NTS: Who are we policing?


I remember saying during the Eric Casebolt controversy that this won't be the last time we as Americans have a conversation regarding police brutality and how police interact with our children. I specifically remember saying this because I knew deep down another issue would arise calling us to reassess how to restore trust in on police force across the country. And yet again I bear witness to what seems to be cruel and unusual punishment directed towards a young woman of color.

In Spring Valley High School in South Carolina, a teenager was assaulted by a school police officer (Ben Fields) for being disruptive and refusing to leave a classroom.

I find myself in disgust trying to wrap my head around the actions of the officer and the reactions of the students, and adults in the room. I think about the family of the young woman assaulted and the future relationship she will have with law enforcement. Most importantly, I think about the young men and women who will see this video and live in fear of what if. I also think about how this video will reshape the way we discuss the issue of police brutality in America and when will we start to reflect a change in our policies regarding how our officers police.  I say this for three reasons: 1. Within the past decade, we've observed a heightened number of cases surrounding people of color and police brutality. 2. Within the past decade, we've seen many officers receiving a slap on the risk for crimes committed against communities of color. 3. We know in cases like Eric Garner that even with video evidence there is no promise in "justice." And to be perfectly frank currently, there is a lack of faith in the American justice system.

In looking at this video, I ask myself: How do we see a video like this and place the blame on the student for the violent, and aggressive behavior of Officer Ben Fields?  What level of disruption causes for this type of violence? And what does the silence in the room say? Is it fear of Officer Fields next move or agreeance of his actions? And who in the hell is dumb enough to believe that obedience is the "real problem." I'd like to address the non-sense! I refuse to let this young woman of color be made an "example" of how "Blacks need to do a better job in raising their kids to be obedient".  For those ignorant people who think this way regarding this case, I encourage them to remember the times Blacks raised White families (yeah I went there). I refuse to let people say well she should not have been on her phone! I don't care if she was texting God himself and refused to place the phone down Fields aggression was not validated. Also, can we NOT play victim blaming. If I hear anymore buts regarding this situation, I just might beat myself up. I'm tired of illegitimate excuses, it's like saying a raped victim didn't deserve to get raped, but she should have never worn that short skirt! #ITMAKESNOSENSE.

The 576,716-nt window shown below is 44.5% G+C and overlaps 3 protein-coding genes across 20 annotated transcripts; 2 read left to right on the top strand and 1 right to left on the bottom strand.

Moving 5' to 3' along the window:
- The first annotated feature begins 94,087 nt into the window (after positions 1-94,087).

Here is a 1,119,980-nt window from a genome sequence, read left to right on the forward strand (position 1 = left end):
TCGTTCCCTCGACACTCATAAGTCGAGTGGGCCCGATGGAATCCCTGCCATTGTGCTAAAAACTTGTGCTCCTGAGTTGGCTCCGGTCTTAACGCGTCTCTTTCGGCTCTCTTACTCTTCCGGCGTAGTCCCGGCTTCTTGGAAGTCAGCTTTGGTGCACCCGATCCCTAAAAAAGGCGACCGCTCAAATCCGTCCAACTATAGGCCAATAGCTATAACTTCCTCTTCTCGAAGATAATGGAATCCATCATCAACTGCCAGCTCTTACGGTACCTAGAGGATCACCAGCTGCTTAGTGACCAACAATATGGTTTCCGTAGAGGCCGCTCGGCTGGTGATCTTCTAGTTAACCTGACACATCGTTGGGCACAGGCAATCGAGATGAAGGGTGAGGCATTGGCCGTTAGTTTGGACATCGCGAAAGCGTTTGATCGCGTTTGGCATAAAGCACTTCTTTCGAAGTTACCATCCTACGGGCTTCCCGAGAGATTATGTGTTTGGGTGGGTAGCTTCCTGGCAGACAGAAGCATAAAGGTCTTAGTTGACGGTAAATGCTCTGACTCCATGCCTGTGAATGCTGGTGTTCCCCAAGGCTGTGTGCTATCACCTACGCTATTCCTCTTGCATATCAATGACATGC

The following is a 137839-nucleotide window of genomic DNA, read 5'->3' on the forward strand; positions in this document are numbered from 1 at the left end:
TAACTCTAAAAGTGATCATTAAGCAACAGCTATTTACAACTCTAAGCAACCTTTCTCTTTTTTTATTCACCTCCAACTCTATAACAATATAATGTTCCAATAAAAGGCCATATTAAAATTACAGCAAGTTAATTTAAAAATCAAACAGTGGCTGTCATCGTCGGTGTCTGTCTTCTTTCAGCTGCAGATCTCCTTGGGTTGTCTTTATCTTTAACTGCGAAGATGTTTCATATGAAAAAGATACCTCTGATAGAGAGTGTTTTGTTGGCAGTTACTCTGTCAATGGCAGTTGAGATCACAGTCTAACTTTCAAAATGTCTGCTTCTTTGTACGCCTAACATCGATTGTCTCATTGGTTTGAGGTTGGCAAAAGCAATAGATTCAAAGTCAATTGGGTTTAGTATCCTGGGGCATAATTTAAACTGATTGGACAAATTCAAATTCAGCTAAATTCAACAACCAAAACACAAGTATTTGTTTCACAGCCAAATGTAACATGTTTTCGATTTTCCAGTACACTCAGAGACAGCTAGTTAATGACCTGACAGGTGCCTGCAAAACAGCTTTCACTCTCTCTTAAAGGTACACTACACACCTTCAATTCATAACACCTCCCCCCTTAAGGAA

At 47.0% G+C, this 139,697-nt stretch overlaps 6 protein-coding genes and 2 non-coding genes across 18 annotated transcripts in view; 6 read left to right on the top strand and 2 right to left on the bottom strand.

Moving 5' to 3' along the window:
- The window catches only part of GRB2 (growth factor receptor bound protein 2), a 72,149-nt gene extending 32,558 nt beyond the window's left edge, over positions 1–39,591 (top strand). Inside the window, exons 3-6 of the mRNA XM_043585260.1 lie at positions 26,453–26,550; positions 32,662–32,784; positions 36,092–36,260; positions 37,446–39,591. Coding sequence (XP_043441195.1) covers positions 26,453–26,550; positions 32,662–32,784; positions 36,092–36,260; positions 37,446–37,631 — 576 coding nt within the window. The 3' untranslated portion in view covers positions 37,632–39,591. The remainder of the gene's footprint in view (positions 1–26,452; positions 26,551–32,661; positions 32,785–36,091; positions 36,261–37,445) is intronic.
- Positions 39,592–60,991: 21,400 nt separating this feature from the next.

I refuse to let little boys and girls of color all over the country sleep in fear, upset that they too will be labeled disobedient and treated in the same manner. These incidents are not isolated nor are there ever be police brutality cases that stand alone.

I refuse for people to tell our students we don't want them to be a part of violent communities, but then we use violence to make an example out of them.

I refuse not to discuss how race and policing people of color have become a touchy topics in our society especially regarding our children and the school to prison pipeline. We must remember that who we police is just important as how we do it! And I will say as I always do this issue will become a part of the long list of issues seeking to bring police brutality to an end. With this stated, I encourage you to take action and sign the petition to fire Officer Ben Fields. I encourage you to educate yourself on police brutality especially within communities of color. #WEGOTTODOBETTER #BLACKLIVESMATTER and #BLACKGIRLSMATTER too.

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